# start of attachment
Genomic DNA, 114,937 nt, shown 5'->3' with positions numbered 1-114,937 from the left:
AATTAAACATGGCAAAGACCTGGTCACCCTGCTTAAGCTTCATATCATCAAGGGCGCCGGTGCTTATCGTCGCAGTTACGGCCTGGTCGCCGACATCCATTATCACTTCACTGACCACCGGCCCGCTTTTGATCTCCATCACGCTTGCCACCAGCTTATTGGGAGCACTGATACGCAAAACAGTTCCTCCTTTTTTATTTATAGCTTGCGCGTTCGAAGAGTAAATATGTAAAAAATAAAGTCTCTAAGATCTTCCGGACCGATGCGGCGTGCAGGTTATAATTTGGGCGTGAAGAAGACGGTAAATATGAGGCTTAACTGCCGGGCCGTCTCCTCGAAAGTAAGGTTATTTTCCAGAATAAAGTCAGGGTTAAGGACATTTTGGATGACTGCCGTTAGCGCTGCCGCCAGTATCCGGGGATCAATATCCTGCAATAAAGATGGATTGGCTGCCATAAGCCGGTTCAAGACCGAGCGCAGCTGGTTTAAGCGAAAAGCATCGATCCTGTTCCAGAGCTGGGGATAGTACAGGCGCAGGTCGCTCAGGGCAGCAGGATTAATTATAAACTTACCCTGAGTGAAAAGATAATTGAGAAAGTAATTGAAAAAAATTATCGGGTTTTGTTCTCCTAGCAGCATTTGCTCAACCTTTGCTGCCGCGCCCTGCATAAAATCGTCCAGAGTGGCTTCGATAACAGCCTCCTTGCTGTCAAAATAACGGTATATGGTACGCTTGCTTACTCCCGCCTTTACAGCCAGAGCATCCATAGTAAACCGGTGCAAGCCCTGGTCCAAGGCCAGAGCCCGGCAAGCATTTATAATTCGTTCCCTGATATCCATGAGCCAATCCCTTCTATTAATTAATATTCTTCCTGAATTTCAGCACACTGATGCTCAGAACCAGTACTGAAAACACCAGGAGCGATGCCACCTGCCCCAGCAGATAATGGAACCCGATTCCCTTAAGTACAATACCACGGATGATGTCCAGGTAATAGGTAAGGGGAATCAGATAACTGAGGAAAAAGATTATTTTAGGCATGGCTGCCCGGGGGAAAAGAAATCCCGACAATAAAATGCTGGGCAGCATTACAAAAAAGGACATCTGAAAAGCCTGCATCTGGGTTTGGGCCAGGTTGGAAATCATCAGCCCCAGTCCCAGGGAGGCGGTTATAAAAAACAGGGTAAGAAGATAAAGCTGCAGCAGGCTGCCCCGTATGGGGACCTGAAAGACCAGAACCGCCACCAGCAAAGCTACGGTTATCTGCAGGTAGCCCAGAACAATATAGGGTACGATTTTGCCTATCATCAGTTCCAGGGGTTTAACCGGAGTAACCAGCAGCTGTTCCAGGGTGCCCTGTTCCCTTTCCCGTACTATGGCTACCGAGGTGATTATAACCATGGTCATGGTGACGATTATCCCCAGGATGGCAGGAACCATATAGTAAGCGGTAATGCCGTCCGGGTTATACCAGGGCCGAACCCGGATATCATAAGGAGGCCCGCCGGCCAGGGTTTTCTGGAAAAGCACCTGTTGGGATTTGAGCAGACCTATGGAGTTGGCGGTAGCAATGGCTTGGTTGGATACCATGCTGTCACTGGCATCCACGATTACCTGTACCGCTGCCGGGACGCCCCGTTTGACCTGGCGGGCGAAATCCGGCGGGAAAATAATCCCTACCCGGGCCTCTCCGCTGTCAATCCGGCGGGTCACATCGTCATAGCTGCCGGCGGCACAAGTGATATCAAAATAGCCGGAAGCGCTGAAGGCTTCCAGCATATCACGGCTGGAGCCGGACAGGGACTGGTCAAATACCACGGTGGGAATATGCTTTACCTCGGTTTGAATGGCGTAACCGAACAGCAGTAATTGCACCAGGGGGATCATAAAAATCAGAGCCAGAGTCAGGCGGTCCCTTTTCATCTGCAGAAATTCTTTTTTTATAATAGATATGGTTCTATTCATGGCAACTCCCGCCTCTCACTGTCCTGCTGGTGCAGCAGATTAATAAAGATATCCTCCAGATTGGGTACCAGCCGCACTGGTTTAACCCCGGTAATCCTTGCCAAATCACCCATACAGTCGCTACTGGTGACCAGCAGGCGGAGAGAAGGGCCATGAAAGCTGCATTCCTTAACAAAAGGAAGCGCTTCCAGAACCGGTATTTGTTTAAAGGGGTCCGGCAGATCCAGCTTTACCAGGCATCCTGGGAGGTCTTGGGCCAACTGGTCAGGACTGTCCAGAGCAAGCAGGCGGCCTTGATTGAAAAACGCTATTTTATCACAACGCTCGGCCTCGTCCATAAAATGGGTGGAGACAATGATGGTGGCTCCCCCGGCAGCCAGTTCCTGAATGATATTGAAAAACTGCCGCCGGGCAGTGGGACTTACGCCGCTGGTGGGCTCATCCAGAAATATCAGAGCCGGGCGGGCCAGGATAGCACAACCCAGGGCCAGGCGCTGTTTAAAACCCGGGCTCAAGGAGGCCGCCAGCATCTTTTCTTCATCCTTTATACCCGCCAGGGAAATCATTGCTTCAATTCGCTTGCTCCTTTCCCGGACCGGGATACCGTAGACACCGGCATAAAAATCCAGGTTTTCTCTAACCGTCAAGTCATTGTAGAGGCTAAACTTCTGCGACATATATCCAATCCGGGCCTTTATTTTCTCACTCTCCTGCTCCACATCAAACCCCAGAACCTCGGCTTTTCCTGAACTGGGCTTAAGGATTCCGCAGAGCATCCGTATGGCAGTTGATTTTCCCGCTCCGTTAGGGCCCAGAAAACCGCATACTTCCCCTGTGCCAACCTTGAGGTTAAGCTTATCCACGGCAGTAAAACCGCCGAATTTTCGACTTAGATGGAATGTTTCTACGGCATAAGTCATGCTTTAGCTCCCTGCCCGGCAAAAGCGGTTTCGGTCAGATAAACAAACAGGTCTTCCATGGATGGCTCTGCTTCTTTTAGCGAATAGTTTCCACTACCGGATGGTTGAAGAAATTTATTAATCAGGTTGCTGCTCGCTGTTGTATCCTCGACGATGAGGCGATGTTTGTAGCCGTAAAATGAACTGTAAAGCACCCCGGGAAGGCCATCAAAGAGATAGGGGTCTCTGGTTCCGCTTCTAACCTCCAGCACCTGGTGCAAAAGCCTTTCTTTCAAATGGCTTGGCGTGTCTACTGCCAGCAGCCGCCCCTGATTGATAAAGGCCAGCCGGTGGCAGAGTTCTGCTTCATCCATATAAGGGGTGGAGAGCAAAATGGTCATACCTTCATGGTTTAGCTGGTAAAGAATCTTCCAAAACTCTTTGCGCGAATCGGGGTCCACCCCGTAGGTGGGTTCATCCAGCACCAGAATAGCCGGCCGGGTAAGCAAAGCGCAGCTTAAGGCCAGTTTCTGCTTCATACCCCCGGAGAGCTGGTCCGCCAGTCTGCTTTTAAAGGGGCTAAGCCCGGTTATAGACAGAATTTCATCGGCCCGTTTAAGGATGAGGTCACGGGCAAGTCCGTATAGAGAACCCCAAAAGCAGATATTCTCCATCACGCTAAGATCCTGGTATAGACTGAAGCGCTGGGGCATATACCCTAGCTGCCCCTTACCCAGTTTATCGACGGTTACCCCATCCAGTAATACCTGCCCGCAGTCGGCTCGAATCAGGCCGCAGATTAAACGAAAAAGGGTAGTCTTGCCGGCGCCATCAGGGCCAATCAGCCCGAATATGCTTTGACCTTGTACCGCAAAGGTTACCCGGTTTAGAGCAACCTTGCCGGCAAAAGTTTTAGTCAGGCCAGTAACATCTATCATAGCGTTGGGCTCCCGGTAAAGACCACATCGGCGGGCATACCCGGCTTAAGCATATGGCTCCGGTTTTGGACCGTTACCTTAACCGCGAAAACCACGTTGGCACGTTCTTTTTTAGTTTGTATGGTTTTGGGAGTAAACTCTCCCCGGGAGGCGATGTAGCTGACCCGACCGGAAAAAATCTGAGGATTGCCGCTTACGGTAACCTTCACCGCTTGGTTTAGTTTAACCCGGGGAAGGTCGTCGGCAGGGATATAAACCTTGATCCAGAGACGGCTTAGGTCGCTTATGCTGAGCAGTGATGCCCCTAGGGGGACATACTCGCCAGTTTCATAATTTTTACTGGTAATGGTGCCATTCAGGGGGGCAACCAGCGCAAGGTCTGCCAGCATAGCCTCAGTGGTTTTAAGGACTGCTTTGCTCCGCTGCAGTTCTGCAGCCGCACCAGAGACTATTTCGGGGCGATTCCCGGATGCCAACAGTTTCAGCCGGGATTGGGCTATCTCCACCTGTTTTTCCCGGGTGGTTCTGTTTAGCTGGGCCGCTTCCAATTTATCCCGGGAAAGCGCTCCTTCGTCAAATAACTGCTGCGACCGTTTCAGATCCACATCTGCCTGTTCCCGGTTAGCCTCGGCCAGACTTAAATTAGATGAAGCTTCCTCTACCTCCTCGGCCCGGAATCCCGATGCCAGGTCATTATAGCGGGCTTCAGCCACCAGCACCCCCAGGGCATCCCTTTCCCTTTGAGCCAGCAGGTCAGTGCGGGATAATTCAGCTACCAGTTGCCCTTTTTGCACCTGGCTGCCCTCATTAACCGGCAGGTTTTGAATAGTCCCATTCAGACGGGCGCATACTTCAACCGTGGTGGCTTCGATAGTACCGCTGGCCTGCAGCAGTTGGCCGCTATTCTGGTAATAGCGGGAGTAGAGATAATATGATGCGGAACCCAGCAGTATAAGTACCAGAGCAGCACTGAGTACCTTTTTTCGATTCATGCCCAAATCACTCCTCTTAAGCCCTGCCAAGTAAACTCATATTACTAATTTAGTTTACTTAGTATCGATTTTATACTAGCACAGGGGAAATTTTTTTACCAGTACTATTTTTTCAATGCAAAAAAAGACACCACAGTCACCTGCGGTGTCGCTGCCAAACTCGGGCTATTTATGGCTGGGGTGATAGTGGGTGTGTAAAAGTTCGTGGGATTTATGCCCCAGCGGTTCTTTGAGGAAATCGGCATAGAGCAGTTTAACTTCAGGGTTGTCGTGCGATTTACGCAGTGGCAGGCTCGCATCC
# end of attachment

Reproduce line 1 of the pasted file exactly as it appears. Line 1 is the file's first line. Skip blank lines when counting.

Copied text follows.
Genomic DNA, 114,937 nt, shown 5'->3' with positions numbered 1-114,937 from the left: